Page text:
The International Standards Organization on Wednesday approved the OpenDocument Format (ODF) as an international standard. The approval could be a boon for companies that compete with Microsoft’s proprietary Office software — like Sun with its StarOffice.
The ODF emerged from the open source OpenOffice.org project. The initial work was submitted to, and further developed at, OASIS, where it was accepted as an official OASIS standard in May 2005. The six-month approval ballot for its adoption as a standard by the International Standards Organization and the International Electrotechnical Commission ended earlier this week.
Springboard for Adoption
“Approval of the OpenDocument Format by ISO marks an important milestone in the effort to help governments solve the very real problem of finding a better way to preserve, access and control their documents now and in the future,” said Marino Marcich, executive director of the ODF Alliance, a group of associations, academic institutions and industry executives aiming to solve the problem of improving access and retrieval of electronic government documents.
There’s no doubt in Marcich’s mind that this broad vote of support will serve as a springboard for adoption and use of ODF around the world. At the same time, it represents a milestone for the ODF Alliance, which has enjoyed a groundswell of support, he said. Since its launch in early March, the ODF Alliance has grown to over 150 members worldwide.
The Alliance contends that the ODF gives the public sector greater control over and direct management of their own records, information and documents without regard to the application or platform in which a document was created.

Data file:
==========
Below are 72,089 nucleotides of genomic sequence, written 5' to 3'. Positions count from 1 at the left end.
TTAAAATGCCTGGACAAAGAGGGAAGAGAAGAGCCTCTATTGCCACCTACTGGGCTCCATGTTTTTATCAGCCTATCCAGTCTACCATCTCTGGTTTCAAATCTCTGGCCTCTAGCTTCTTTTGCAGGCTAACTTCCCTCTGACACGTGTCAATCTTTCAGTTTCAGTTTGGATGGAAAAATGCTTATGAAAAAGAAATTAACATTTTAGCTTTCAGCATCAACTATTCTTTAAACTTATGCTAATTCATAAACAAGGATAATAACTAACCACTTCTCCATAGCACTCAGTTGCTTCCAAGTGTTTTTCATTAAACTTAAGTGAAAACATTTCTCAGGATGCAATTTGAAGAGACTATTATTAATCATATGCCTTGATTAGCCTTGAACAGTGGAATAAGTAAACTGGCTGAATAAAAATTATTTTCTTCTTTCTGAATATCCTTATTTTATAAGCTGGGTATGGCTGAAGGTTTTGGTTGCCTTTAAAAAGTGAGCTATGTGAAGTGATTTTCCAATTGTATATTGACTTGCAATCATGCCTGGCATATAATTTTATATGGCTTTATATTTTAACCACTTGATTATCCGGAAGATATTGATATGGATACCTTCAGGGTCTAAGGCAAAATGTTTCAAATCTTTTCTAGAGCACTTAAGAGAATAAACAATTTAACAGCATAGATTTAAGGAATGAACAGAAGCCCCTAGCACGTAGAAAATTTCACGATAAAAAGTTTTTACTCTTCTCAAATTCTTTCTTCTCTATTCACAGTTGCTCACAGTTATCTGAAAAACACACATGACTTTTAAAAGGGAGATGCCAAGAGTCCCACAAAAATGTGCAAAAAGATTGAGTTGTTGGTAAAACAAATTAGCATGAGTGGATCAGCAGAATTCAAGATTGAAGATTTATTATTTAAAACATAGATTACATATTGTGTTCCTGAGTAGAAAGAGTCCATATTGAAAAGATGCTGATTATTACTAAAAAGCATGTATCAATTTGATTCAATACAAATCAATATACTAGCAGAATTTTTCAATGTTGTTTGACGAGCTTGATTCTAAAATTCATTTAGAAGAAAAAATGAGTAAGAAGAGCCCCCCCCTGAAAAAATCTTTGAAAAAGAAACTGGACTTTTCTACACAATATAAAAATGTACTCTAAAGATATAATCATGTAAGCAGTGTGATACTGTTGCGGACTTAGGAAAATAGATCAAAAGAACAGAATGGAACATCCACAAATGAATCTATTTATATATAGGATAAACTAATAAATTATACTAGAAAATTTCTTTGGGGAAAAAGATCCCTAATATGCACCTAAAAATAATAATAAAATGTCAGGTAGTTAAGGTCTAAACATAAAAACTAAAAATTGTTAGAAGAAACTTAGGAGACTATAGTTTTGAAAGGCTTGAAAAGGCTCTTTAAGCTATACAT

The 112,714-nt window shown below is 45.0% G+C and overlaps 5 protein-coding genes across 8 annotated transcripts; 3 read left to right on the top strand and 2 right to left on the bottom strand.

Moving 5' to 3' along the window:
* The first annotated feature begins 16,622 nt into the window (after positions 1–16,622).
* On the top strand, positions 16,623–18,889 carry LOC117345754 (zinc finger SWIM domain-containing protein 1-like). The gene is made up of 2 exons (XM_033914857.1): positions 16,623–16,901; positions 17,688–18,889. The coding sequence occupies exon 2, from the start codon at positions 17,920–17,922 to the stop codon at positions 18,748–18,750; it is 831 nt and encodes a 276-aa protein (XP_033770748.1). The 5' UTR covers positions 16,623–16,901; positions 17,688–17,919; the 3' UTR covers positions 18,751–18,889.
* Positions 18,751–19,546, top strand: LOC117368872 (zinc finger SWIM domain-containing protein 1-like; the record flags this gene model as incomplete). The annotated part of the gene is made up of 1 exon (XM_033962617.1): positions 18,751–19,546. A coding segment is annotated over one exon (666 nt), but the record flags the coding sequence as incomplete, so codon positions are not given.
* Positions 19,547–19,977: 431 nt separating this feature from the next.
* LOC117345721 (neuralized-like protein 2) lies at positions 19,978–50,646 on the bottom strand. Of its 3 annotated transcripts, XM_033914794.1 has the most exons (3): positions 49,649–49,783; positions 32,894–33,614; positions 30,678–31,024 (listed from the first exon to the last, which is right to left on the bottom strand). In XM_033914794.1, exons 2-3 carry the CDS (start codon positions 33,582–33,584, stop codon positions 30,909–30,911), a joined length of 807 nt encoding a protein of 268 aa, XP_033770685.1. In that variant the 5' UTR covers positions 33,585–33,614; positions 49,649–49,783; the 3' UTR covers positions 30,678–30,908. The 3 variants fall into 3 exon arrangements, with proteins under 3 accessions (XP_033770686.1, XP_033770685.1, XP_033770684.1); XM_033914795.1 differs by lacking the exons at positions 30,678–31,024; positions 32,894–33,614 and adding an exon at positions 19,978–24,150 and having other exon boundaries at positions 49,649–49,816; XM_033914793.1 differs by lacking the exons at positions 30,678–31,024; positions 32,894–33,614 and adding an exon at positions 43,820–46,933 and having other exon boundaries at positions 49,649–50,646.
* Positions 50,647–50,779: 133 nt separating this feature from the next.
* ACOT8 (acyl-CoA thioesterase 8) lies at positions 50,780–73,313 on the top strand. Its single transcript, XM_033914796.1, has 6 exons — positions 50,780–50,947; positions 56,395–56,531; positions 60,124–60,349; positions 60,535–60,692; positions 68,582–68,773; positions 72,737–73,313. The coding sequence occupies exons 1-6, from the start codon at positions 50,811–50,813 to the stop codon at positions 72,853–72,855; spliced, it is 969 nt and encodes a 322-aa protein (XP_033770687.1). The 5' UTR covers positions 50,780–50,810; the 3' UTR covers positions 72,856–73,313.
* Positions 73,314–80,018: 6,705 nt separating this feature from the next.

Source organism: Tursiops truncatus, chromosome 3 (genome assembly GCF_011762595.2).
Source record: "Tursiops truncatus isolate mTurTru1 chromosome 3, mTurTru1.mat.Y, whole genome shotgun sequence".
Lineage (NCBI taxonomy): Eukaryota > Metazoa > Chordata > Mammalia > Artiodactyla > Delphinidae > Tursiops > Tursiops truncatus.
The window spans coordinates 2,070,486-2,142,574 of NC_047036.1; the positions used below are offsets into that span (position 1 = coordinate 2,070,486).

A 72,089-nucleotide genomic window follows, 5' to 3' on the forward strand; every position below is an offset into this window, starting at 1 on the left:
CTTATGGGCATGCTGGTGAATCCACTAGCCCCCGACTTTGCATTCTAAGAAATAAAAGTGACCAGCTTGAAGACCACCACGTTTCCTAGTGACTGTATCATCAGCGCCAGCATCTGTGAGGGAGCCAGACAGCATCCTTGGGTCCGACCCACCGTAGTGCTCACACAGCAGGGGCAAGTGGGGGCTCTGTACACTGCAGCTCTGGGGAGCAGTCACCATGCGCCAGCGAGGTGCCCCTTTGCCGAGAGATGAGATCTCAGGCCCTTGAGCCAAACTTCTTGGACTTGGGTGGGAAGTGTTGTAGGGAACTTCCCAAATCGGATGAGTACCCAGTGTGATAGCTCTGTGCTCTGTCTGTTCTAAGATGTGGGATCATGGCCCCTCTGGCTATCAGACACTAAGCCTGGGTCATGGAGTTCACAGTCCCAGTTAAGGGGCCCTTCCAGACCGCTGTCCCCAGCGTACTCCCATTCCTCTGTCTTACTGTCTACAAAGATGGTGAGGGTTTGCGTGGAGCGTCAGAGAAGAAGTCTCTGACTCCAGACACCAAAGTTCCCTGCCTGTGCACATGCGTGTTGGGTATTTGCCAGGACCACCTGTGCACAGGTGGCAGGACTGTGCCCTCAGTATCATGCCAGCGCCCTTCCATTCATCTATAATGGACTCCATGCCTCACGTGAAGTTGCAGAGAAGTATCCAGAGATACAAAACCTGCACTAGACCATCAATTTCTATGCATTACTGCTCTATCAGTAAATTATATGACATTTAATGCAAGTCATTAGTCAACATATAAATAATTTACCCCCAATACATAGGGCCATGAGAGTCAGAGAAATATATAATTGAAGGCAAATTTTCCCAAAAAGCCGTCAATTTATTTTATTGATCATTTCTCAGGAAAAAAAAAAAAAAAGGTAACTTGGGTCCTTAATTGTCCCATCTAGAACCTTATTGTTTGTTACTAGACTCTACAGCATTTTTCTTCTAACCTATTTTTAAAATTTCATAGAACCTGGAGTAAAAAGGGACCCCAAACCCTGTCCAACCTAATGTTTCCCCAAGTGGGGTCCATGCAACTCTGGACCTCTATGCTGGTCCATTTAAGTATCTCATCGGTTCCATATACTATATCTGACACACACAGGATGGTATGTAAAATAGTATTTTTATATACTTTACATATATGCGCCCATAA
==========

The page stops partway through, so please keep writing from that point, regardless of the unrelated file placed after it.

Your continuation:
Public Sector Momentum
IT interests in Massachusetts recently debated the standards issue. The state government finally decided to standardize ODF but did not mandate the use of the standard. Government officials will review Microsoft’s software when the ECMA approves it and it is released next year.
Will ODF find momentum in the public sector? Just because there is an approved standard does not necessarily mean governments are going to use that standard, but ISO approval is a significant step for ODF, according to Illuminata Analyst Gordon Haff. He pointed to the challenges that occur when IT departments reverse-engineer proprietary closed formats as a reason the public sector may adopt ODF.
“There’s two issues with having a proprietary format,” Haff told LinuxInsider. “If you have to reverse-engineer it, there is always the question of whether or not you get it 100 percent right. The second question is — particularly today with so many software patents being granted — whether you are violating a patent by doing that reverse-engineering.”
Microsoft has complained that its competitors purposely eliminated it from ODF discussions, but the software giant could be fighting a losing battle with its argument for proprietary solutions in the public sector.
Governments attempt to promote multi-vendor competition, for starters. Then there is the need to access archived documents decades later. Relying solely on proprietary format that is only supported by a single company could be a hard sell to state officials.
“In this day and age, arguing that a proprietary format is better just really would seem to be swimming against the tide,” Haff remarked. Microsoft was not immediately available for comment.
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